June 11, 2008
Camera-Shy Birds Of Tokyo
While lining up to attend a show at my favourite Brisbane live music venue last night, I was confronted with some new and conspicuous signage. I’d seen the update on The Zoo’s site last week, but it’d slipped my mind until I re-read in person:
Dear Zoo Patrons,
No recording or photographic equipment is allowed to be brought into the Zoo.
Please do not record the event unless you have gained permission from the venue and the performing act themselves, this also applies to patron crowd shots as well.
Anyone caught doing so, with out pre arranged consent will have their gear confiscated until the end of the night.
Thank you in advance for your understanding on this issue.
All the best,
The band played some new material to a sold-out crowd. Several among the audience decided to film these songs – in “high quality”, so I’m told – and upload the footage to YouTube. The band, who have a new album due later this year, responded by threatening legal action lest The Zoo instate and enforce the camera restrictions for future shows. The videos in question have been removed from YouTube.
- This person paid to buy a ticket to watch Birds Of Tokyo; therefore,
- It’s reasonable to assume that they’re a Birds Of Tokyo fan.
- This fan wanted to share new Birds Of Tokyo material with other Birds Of Tokyo fans throughout the world; the easiest way to do that was to:
- Upload Birds Of Tokyo footage to YouTube.
I don’t think that I need to point out the inherent stupidity in demanding rules be put in place after the act occurred and the band had left the venue. I’d be surprised if The Zoo had anything further to do with Birds Of Tokyo.
An ostensibly friendly action by a Birds Of Tokyo fan has caused wider ramifications upon the Brisbane music scene – specifically, by scaring The Zoo into changing their conditions of entry, which have long been casual and reasonable, much like the venue’s staff.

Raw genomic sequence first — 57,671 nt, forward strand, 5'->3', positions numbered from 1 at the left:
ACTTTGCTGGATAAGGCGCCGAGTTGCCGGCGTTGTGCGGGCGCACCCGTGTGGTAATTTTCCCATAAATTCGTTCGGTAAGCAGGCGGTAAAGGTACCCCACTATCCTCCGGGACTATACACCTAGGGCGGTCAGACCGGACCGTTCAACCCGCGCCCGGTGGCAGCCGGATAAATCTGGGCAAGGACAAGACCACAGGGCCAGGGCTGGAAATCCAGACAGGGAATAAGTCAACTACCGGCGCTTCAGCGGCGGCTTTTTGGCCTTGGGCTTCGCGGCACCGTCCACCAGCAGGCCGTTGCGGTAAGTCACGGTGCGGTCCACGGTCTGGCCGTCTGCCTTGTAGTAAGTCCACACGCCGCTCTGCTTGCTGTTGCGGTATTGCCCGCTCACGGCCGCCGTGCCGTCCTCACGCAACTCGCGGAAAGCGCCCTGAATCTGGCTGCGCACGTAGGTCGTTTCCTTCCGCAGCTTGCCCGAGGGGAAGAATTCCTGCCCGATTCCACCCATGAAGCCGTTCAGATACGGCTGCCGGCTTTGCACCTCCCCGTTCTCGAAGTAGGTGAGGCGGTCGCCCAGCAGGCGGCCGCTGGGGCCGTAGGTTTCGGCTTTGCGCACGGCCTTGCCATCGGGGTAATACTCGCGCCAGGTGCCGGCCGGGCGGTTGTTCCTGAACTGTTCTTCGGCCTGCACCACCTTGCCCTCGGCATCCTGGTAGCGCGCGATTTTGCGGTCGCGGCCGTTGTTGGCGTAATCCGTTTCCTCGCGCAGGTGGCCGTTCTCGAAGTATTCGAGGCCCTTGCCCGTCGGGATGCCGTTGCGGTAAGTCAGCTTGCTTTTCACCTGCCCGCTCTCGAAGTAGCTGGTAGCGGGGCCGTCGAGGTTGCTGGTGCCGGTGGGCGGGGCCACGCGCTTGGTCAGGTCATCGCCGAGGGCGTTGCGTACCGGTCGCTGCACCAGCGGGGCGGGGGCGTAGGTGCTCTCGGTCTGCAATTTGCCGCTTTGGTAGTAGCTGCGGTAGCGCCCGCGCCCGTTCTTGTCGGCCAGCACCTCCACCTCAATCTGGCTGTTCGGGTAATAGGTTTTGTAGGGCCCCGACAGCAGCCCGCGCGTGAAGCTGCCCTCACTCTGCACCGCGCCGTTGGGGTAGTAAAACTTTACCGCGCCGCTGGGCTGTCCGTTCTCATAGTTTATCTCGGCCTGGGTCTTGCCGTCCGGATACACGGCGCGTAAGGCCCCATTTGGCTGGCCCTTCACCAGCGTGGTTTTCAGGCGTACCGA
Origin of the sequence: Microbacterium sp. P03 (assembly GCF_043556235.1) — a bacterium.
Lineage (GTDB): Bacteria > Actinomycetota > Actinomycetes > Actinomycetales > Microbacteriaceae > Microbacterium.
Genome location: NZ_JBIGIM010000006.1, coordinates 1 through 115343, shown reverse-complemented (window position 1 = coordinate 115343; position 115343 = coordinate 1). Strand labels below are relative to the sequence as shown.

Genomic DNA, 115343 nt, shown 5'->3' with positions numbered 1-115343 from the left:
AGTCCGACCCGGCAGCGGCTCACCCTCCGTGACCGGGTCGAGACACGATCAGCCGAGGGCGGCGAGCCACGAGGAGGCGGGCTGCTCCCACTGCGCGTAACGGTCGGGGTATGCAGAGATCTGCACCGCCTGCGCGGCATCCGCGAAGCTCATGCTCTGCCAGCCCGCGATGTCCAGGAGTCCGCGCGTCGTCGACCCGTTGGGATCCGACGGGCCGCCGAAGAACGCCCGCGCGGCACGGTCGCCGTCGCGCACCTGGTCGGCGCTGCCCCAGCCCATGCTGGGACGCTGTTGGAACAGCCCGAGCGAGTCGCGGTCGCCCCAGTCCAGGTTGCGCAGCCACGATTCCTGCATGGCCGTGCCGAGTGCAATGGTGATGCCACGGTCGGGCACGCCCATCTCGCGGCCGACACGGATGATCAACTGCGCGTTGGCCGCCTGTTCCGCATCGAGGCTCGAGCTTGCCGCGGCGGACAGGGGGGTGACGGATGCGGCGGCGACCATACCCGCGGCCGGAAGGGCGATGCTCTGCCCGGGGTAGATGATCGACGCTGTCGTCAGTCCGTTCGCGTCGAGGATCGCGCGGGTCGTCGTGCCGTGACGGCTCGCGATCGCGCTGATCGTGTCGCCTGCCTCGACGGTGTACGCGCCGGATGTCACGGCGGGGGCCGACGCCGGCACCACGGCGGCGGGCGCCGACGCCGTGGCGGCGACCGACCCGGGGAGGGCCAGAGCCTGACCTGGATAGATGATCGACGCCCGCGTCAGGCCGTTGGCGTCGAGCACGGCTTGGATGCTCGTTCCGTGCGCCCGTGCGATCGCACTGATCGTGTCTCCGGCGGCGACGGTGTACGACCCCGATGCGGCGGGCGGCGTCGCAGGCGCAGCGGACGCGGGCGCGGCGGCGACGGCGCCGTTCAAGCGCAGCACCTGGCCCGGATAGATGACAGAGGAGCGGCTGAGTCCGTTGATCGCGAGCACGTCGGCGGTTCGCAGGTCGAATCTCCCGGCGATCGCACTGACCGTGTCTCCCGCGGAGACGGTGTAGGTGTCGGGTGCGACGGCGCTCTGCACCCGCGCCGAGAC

Why did this happen? Because Birds Of Tokyo are apparently more concerned with shielding their precious new material than encouraging their dedicated fanbase to continue doing what they will always attempt to do – that is, share with fellow fans.
This is an awful strategic decision on Birds of Tokyo’s behalf. It seems that they’ve forgotten that sharing is the essence of being a music fan. Though, bear in mind that I’m taking this hearsay on face value – it could have been a decision made by their record label, their management, or I could be entirely wrong.
National fame and notoriety. Sold-out Australian tours. A Triple J Hottest 100 placing. 10,151 MySpace friends. Why the fuck should Birds Of Tokyo care if a fan uploads a couple of bootleg, unreleased songs online and a couple of thousand people check it out?
Their complete failure to view this occurrence as anything other than an act of positive word-of-mouth marketing from the most influential sector of their community – an actual goddamn Birds Of Tokyo fan – astounds and angers me. It’s irrevocably warped my already-dwindling perception of the band.
This is the price you pay for attempting to control the actions of your fanbase. This is a glaring example of failing to consider an issue in whole before acting.
Thanks for fucking up sixteen years of amicable amateur photography at The Zoo, Birds Of Tokyo.
EDIT 12/06/08 – A discussion about this topic is taking place on the FasterLouder forum.
Comments are closed.